Service specialisation is also key because people want to believe that you are an expert in solving their particular problem. Other trust symbols include patient testimonies (although be careful if you are regulated by AHPRA) and evidence of proven results.
Mindset 3: I know what I want and I need to book ASAP
When patients want a solution they want it ASAP. Everything about your online user experience needs to be optimised to facilitating this. If you still use a contact form on your website your business is outdated in the minds of consumers. The option of talking on the phone is still important with 66% of Australians saying it is extremely or very important to have the ability to call a business directly from a smartphone search results page. Alternatively, they like the ability to book an appointment online, as it provides more flexibility and control in fitting treatment into their schedules.
The key takeaways are:
- Make sure your Google SEO and SEM strategies are highly sophisticated
- Ensure your website is optimised for smartphone use
- Ask yourself whether your current website is optimised for establishing trust
- Make sure your online booking process is present and streamlined
I recently came across the method Google has been using internally to set goals. Here's the summary...
They get all employees to set out what are called OKRs - Objectives and Key Results.
The belief is that a true goal has to describe not only what you will achieve but also how you are going to measure its achievement. Here is the framing sentence:
I will ________ as measured by ____________.
I will (Objective) as measured by (this set of Key Results).
Objectives are supposed to be inspirational, qualitative descriptions of what you want to achieve.
Key Results are a set of metrics that measure your progress towards the Objective. For each Objective, you should have a set of 2 to 5 Key Results. Apparently the former Google’s Vice President, Marissa Mayer, used to say:
“If it does not have a number, it is not a Key Result.”
Here's an example for a health or beauty professional...
An objective might be “Create an Amazing Client Experience.” This sounds great, but how would you know if the experience is amazing?
Hence the need for the Key Results. A Net Promoter Score and or your client Retention Rate would be two good options. But measuring NPS and retention rate alone might be misleading. The practicalities of running a business mean that there is a financial limit to keeping your customer happy.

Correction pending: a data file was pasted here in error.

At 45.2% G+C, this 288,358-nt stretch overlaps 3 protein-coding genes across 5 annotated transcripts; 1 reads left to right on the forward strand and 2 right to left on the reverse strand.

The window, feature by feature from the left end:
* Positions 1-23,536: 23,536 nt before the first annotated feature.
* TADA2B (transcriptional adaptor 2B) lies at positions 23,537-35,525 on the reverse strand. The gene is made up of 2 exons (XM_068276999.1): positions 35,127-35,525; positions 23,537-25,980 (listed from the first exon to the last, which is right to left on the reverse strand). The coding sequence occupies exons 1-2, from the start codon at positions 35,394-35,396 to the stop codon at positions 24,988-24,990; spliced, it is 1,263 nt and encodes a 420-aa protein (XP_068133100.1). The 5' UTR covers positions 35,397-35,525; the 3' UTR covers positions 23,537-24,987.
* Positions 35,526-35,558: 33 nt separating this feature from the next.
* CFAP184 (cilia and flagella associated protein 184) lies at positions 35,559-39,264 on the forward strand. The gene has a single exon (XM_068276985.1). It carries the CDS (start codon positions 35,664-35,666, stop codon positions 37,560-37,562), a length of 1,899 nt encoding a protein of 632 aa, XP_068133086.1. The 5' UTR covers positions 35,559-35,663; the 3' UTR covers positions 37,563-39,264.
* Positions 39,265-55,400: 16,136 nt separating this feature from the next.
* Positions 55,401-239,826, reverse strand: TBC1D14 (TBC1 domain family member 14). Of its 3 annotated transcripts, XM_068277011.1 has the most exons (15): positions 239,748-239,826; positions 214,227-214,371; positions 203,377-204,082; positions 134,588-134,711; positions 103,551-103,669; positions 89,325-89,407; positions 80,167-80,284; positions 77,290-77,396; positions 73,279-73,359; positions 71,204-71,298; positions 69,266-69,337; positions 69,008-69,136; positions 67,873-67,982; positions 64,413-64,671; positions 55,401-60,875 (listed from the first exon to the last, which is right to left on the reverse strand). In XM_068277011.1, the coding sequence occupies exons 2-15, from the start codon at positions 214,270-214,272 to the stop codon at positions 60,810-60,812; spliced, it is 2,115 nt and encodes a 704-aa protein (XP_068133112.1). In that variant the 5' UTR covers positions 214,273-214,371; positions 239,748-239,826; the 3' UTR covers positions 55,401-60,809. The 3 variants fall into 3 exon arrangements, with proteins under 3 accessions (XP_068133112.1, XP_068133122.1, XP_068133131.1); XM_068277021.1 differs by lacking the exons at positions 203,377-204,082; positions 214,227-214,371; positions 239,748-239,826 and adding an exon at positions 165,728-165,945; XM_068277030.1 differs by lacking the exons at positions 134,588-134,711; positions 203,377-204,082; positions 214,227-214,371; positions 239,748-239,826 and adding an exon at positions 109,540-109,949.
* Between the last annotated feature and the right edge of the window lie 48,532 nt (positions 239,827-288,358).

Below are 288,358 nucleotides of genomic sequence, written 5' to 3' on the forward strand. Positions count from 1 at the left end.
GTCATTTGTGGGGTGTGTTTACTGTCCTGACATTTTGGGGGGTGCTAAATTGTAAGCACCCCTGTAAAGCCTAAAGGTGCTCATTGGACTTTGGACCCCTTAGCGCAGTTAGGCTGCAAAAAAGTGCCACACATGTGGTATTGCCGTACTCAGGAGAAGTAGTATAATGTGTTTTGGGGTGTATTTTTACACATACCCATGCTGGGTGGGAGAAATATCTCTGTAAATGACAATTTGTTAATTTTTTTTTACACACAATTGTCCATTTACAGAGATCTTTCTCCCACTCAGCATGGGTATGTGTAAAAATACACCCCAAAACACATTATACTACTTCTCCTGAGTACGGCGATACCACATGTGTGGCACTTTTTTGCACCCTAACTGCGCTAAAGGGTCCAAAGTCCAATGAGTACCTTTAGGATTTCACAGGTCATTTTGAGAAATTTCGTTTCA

Therefore, you should always include a countermeasure such as Client Acquisition Cost. You should always be conscious of costs when trying to keep your customers happy.
Objective: Create an Awesome Client Experience
What I like about OKRs?
AGILE GOALSThey involve shorter goal cycles - weekly, monthly, quarterly or annually. I think you need to be adaptable in this world and constantly evaluating your position. Find the cadence that works for you.
SIMPLICITYSo simple and easy to understand making them appropriate for all experience levels within a business. They can be really quick to do which means more to spent on achieving the goals rather than simply setting them.
TRANSPARENCYOne of the most fascinating aspects in my reading is that the OKRs in Google are publicly accessible across the organisation. This helps to create transparency and alignment across a business.
CHALLENGING GOALSThe idea of OKRs is that you shouldn't achieve your goals - in fact Google aims to achieve about 70% of them.
This helps to stretch and challenge their employees to set difficult goals.
Common OKR mistakes1) Using OKR as a task list.
2) Setting too many OKRs.
3) Not aligning your OKRs with your staff or team.
4) “Set it and Forget it.”
To see an expanded summary of how Google do OKRs internally, click the link below:
The 1st of January is generally a time people set goals for the year ahead.
Most set goals for the things they'd like to achieve but achievement focused goal setting centres around the things you don't have that you'd like to have.
Fred Nickols created a new tool for goal setting called a goals grid which he argues provides a much more comprehensive set of goals. I think this is very useful in a business sense and follows on closely from another strategic planning tool called a SWOT analysis.
Here is a quick summary of his work:
What Is the Goals Grid?
It is a 2x2 matrix constructed by examining the Yes and No answers to two very basic questions: (1) Do you want something? (2) Do you have it? The interplay of the Yes and No answers to these questions defines four basic categories for goals and objectives:
What Benefits Does the Goals Grid Offer?
How Do I Make Use of the Goals Grid?
That’s easy, just download our grid and start using it. We suggest brainstorming sessions of no-longer than 15 minutes.
Make 2020 the year you start your new health or beauty brand and take advantage of our casual, hourly use rooms for rent.
Whilst you may have identified one perfect customer, to build a big business it is likely that overtime you will need to be able to serve other types of customers.
Try creating a list of other types of customers you may serve including the demographic, psychographic and pain points that your service will solve.
This give you confidence that you have identified a scalable opportunity, not just a one-customer solution. Try the following tasks: